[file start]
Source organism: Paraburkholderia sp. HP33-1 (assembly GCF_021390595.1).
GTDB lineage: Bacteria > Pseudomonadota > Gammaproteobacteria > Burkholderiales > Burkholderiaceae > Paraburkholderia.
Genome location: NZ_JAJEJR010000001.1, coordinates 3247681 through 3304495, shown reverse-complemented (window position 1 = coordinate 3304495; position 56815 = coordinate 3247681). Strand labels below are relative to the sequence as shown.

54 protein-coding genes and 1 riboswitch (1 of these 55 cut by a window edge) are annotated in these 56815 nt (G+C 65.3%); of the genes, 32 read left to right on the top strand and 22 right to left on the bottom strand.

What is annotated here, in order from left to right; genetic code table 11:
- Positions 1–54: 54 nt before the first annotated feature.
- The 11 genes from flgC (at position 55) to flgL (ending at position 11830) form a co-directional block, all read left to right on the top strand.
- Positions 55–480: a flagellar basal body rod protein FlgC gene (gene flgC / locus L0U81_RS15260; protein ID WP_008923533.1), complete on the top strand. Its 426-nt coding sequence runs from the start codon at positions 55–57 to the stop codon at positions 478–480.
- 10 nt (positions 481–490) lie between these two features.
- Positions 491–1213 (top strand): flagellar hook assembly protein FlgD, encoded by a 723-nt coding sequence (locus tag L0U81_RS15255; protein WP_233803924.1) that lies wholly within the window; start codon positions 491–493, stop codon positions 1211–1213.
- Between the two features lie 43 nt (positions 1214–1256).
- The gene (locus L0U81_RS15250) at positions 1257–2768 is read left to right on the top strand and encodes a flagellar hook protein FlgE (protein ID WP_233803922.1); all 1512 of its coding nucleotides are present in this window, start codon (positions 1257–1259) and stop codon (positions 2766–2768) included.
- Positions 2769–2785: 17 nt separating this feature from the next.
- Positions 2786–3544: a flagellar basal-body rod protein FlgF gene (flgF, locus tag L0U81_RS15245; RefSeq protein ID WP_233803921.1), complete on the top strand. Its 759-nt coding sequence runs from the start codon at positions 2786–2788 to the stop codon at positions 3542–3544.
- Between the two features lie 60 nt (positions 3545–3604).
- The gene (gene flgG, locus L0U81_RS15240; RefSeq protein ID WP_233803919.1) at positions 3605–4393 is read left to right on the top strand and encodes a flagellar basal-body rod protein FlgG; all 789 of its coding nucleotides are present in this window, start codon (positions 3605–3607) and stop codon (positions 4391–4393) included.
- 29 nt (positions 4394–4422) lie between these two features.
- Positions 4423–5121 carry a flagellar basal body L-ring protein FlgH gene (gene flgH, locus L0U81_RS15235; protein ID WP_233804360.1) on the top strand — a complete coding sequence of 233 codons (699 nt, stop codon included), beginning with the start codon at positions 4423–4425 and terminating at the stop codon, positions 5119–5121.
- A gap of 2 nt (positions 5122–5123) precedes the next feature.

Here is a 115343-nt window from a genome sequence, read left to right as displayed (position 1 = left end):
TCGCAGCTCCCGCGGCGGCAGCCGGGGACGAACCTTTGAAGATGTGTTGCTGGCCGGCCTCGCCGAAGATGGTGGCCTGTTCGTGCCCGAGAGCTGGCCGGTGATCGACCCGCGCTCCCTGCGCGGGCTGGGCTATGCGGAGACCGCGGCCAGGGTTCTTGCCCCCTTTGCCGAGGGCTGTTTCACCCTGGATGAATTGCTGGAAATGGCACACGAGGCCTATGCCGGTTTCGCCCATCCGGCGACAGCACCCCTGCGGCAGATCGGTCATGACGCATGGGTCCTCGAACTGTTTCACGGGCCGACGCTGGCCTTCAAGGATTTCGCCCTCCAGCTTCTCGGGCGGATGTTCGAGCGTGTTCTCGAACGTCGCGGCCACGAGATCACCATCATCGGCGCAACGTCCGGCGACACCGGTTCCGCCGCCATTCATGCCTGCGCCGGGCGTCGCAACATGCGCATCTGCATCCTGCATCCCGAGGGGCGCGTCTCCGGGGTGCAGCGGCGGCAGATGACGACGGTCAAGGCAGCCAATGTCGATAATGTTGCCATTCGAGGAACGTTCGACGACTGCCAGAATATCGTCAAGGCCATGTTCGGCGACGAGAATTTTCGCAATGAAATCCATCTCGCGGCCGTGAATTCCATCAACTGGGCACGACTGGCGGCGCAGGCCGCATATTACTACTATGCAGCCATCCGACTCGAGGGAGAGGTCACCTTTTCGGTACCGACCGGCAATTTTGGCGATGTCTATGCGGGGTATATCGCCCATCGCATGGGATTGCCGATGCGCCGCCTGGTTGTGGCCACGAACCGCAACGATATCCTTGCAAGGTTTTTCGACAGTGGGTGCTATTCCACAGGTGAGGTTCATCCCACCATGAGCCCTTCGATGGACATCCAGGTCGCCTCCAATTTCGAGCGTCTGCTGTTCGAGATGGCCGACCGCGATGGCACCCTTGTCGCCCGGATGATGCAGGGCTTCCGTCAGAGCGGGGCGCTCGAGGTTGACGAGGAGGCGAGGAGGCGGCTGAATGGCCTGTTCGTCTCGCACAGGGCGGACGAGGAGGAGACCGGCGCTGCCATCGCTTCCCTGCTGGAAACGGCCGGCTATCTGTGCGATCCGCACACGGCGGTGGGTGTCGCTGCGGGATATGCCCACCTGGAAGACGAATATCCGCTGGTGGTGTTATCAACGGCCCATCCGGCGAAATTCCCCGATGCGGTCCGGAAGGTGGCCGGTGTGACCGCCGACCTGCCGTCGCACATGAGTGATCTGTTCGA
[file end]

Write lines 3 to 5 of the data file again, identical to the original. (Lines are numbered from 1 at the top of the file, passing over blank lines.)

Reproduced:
Genome location: NZ_JAJEJR010000001.1, coordinates 3247681 through 3304495, shown reverse-complemented (window position 1 = coordinate 3304495; position 56815 = coordinate 3247681). Strand labels below are relative to the sequence as shown.

54 protein-coding genes and 1 riboswitch (1 of these 55 cut by a window edge) are annotated in these 56815 nt (G+C 65.3%); of the genes, 32 read left to right on the top strand and 22 right to left on the bottom strand.

What is annotated here, in order from left to right; genetic code table 11: